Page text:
Heart Work: Community in the 4th Annual Equity Challenge

Published on June 26, 2024 in

Every year, United Way for Southeastern Michigan honors our commitment to building equitable communities through our 21-Day Equity Challenge. This fourth annual challenge marked the first after our merger with United Way of Washtenaw County, which was the first United Way in the country to offer an equity challenge.

“I think back on what it took for us to launch our 21-day Equity Challenge, following in the footsteps from the then Washtenaw County United Way,” said Dr. Darienne Hudson, president and CEO, United Way for Southeastern Michigan. “We are now merged as one organization, and this is a special moment in the history of our United Ways— we are now a 4-county region.”

Every weekday from May 17th to June 14th, participants received one equity-focused email, featuring topics ranging from Non-Violent Responses to Crises to unpacking Weight Bias and Institutional Trustworthiness.

During the challenge, more than 13,200 participants completed 2,878 total learning hours. To deepen their understanding of equity topics, participants tracked 1,336 hours of reading, 573 hours of watching, 800 hours of listening, 162 hours of engaging and 7 hours of action.

“Whenever you run into a challenge throughout the 21 days, I don’t want you to think about it as hard work,” said Andre Ebron, senior director, diversity, equity, and inclusion at United Way for Southeastern Michigan. “I want you to think about it as heart work.”

The Equity Challenge would not be possible without the heart work of our Diversity, Equity and Inclusion (DEI) team, DEI Equity Challenge Committee and Equity Challenge Community Group.

Thanks to committed individuals and sponsors, United Way can keep DEI at the forefront. This year’s sponsors included Toyota, Stellantis, One Magnify, Deloitte, Henry Ford Heath, BorgWarner and Edward Ginsberg Center at the University of Michigan.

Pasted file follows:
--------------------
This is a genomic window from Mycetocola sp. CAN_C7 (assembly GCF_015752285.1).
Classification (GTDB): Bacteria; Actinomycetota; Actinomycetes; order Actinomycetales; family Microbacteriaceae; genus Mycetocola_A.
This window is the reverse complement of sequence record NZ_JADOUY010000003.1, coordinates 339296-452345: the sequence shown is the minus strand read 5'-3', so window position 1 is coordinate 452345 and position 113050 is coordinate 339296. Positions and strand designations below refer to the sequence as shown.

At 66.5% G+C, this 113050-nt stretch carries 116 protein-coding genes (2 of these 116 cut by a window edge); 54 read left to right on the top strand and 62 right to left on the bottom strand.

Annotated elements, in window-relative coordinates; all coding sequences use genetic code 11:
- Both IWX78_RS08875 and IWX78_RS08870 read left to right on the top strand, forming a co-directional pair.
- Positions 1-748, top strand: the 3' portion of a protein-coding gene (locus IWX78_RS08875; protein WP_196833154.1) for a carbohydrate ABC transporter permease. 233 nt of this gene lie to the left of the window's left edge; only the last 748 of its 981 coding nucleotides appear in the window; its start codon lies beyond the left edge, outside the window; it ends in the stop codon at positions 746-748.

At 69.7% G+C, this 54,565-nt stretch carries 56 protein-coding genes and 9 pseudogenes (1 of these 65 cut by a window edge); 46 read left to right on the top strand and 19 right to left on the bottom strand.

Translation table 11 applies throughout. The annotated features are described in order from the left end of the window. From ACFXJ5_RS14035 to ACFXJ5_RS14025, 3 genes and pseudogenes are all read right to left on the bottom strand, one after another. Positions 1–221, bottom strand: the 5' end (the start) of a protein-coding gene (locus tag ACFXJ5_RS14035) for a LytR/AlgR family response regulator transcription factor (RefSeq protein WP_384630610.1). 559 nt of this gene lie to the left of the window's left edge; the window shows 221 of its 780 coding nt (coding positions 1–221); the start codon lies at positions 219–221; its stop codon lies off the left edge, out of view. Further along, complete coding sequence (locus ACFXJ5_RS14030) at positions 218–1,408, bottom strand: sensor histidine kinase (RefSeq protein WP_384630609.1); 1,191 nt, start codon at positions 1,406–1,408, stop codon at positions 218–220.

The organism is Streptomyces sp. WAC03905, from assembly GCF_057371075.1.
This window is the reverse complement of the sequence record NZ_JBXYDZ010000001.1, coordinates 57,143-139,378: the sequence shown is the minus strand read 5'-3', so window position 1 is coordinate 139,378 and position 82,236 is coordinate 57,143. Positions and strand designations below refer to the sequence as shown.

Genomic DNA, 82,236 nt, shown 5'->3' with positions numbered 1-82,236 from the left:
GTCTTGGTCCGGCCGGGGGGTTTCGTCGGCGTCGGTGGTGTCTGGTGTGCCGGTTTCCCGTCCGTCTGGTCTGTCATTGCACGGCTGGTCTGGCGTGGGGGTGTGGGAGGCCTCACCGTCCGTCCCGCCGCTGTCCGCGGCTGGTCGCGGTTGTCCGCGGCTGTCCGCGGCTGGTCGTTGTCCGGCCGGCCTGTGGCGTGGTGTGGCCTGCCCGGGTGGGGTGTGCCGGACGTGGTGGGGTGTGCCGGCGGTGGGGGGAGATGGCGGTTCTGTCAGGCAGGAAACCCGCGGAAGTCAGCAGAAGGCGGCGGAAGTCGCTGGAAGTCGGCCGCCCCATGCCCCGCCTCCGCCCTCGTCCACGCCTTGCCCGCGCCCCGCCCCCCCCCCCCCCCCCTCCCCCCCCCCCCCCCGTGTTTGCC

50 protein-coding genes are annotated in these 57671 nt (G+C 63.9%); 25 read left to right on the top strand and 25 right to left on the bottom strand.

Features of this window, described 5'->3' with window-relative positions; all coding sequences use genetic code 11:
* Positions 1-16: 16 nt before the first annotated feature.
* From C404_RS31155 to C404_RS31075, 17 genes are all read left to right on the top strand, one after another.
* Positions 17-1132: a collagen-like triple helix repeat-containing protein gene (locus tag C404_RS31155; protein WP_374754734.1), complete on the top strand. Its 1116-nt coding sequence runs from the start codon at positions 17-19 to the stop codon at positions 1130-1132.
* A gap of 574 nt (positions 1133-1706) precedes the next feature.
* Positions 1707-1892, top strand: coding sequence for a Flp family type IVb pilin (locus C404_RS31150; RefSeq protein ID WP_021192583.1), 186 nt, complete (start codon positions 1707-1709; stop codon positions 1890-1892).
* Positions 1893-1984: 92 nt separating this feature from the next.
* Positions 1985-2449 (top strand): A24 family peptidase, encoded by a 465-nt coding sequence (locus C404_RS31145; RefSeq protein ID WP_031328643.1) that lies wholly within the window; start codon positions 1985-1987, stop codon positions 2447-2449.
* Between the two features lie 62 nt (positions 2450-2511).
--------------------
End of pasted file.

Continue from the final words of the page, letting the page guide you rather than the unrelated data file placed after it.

When the challenge was launched in 2020, the pandemic and police brutality inspired many to rally around the value of DEI. Now four years later, we have seen passions fade.

“Over the past two years, we’ve seen fewer positive headlines, fewer protests and overall less focus on the DEI, but we know the core issues remain more prevalent than ever before,” said Tonya Adair, chief development, diversity and engagement officer at United Way for Southeastern Michigan. “I’m proud that our United Way is still spearheading these conversations and righting systemic issues, not just during these 21 days, but every day.”


This year, United Way team members recorded audio versions of each challenge day. Not only are audio options easy and fun, but they are equitable— ensuring that everyone can access the media regardless of visual impairments.

Writers of Day: 10 Anti Trafficking and hosts of Community Action Friday, Avalon Healing Center welcomed participants to listen to their podcast and learn more about the realities of human trafficking from people directly affected or working in the field.

“The easiest way to learn more about these issues is hearing people’s voices explain the things they’ve gone through— what’s worked and what hasn’t,” said Whitney Wenger, Equity Challenge participant. “That’s why I like the YouTube videos in the Equity Challenge resources and listening to podcasts.”

“I was excited to hear Avalon has a podcast and I plan on listening.”

During the Challenge, United Way’s What’s the Word Wednesday Townhall series featured Equity Challenge conversations on Defending Equity in the Legal System, Welcoming Equity for Immigrants and Refugees, Embracing Equity in Nonprofits, and Birthing Equity for Mothers in Prisons, which allowed us to hear directly from community stakeholders working toward equity.

WEMU 89.1’s Washtenaw United also hosted guests to show individuals and organizations being part of the solution. Community members centered conversations around Day 1: Early Childhood Education, Day 3: Your Right to Vote, Day 7: Welcoming Newcomers, and Day 17: Racism as a Public Health Crisis.